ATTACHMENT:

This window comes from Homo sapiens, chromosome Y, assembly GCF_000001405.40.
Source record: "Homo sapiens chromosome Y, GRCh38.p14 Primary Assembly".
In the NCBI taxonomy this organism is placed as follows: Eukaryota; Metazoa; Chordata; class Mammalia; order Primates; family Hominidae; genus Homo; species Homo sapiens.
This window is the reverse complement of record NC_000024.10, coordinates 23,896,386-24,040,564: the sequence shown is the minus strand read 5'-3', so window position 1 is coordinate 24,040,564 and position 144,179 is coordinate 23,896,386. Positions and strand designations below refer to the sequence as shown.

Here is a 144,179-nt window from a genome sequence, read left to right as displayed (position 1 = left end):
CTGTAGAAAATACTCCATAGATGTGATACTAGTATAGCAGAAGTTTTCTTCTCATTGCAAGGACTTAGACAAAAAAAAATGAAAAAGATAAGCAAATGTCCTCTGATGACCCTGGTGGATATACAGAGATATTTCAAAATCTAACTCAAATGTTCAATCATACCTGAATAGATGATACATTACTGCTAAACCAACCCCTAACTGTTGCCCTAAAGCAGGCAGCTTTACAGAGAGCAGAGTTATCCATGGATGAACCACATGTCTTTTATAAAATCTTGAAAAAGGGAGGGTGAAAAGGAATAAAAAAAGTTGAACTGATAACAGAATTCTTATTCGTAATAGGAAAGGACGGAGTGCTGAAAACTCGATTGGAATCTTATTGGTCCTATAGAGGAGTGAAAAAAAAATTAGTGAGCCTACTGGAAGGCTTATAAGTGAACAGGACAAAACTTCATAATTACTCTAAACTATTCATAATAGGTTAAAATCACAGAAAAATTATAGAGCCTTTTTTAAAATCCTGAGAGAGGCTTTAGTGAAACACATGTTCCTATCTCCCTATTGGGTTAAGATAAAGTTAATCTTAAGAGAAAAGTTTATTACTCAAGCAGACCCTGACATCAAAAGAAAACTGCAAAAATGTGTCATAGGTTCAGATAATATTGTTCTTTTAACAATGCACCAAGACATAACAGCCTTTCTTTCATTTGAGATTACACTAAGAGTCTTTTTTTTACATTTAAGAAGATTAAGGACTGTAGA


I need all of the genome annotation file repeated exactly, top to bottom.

This window comes from Homo sapiens, chromosome Y, assembly GCF_000001405.40.
Source record: "Homo sapiens chromosome Y, GRCh38.p14 Primary Assembly".
In the NCBI taxonomy this organism is placed as follows: Eukaryota; Metazoa; Chordata; class Mammalia; order Primates; family Hominidae; genus Homo; species Homo sapiens.
This window is the reverse complement of record NC_000024.10, coordinates 23,896,386-24,040,564: the sequence shown is the minus strand read 5'-3', so window position 1 is coordinate 24,040,564 and position 144,179 is coordinate 23,896,386. Positions and strand designations below refer to the sequence as shown.

Here is a 144,179-nt window from a genome sequence, read left to right as displayed (position 1 = left end):
CTGTAGAAAATACTCCATAGATGTGATACTAGTATAGCAGAAGTTTTCTTCTCATTGCAAGGACTTAGACAAAAAAAAATGAAAAAGATAAGCAAATGTCCTCTGATGACCCTGGTGGATATACAGAGATATTTCAAAATCTAACTCAAATGTTCAATCATACCTGAATAGATGATACATTACTGCTAAACCAACCCCTAACTGTTGCCCTAAAGCAGGCAGCTTTACAGAGAGCAGAGTTATCCATGGATGAACCACATGTCTTTTATAAAATCTTGAAAAAGGGAGGGTGAAAAGGAATAAAAAAAGTTGAACTGATAACAGAATTCTTATTCGTAATAGGAAAGGACGGAGTGCTGAAAACTCGATTGGAATCTTATTGGTCCTATAGAGGAGTGAAAAAAAAATTAGTGAGCCTACTGGAAGGCTTATAAGTGAACAGGACAAAACTTCATAATTACTCTAAACTATTCATAATAGGTTAAAATCACAGAAAAATTATAGAGCCTTTTTTAAAATCCTGAGAGAGGCTTTAGTGAAACACATGTTCCTATCTCCCTATTGGGTTAAGATAAAGTTAATCTTAAGAGAAAAGTTTATTACTCAAGCAGACCCTGACATCAAAAGAAAACTGCAAAAATGTGTCATAGGTTCAGATAATATTGTTCTTTTAACAATGCACCAAGACATAACAGCCTTTCTTTCATTTGAGATTACACTAAGAGTCTTTTTTTTACATTTAAGAAGATTAAGGACTGTAGA